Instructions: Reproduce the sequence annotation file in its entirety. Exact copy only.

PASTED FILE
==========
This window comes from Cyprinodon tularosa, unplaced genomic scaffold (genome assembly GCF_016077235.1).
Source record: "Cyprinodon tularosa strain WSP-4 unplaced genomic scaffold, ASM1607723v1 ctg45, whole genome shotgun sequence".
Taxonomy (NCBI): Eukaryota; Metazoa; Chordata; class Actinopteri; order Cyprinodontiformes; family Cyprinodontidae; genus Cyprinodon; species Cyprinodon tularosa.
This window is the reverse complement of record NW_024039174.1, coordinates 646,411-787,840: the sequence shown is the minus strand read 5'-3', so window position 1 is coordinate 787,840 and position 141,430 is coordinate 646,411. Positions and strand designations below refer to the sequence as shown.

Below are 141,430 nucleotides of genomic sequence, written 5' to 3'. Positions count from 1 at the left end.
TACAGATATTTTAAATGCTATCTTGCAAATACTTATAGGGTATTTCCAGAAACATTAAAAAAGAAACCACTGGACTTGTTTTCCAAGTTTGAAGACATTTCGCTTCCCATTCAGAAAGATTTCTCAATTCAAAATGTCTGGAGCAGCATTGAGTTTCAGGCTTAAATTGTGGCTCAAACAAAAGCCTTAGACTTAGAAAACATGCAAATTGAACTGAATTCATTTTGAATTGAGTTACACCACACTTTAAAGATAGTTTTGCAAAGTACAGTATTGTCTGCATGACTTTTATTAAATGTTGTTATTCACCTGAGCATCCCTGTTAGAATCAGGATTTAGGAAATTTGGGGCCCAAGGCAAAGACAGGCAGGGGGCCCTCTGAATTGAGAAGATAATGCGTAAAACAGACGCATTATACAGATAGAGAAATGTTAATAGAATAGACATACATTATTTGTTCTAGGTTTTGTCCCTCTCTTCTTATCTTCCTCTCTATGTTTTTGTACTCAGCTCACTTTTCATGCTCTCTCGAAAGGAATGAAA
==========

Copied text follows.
This window comes from Cyprinodon tularosa, unplaced genomic scaffold (genome assembly GCF_016077235.1).
Source record: "Cyprinodon tularosa strain WSP-4 unplaced genomic scaffold, ASM1607723v1 ctg45, whole genome shotgun sequence".
Taxonomy (NCBI): Eukaryota; Metazoa; Chordata; class Actinopteri; order Cyprinodontiformes; family Cyprinodontidae; genus Cyprinodon; species Cyprinodon tularosa.
This window is the reverse complement of record NW_024039174.1, coordinates 646,411-787,840: the sequence shown is the minus strand read 5'-3', so window position 1 is coordinate 787,840 and position 141,430 is coordinate 646,411. Positions and strand designations below refer to the sequence as shown.

Below are 141,430 nucleotides of genomic sequence, written 5' to 3'. Positions count from 1 at the left end.
TACAGATATTTTAAATGCTATCTTGCAAATACTTATAGGGTATTTCCAGAAACATTAAAAAAGAAACCACTGGACTTGTTTTCCAAGTTTGAAGACATTTCGCTTCCCATTCAGAAAGATTTCTCAATTCAAAATGTCTGGAGCAGCATTGAGTTTCAGGCTTAAATTGTGGCTCAAACAAAAGCCTTAGACTTAGAAAACATGCAAATTGAACTGAATTCATTTTGAATTGAGTTACACCACACTTTAAAGATAGTTTTGCAAAGTACAGTATTGTCTGCATGACTTTTATTAAATGTTGTTATTCACCTGAGCATCCCTGTTAGAATCAGGATTTAGGAAATTTGGGGCCCAAGGCAAAGACAGGCAGGGGGCCCTCTGAATTGAGAAGATAATGCGTAAAACAGACGCATTATACAGATAGAGAAATGTTAATAGAATAGACATACATTATTTGTTCTAGGTTTTGTCCCTCTCTTCTTATCTTCCTCTCTATGTTTTTGTACTCAGCTCACTTTTCATGCTCTCTCGAAAGGAATGAAA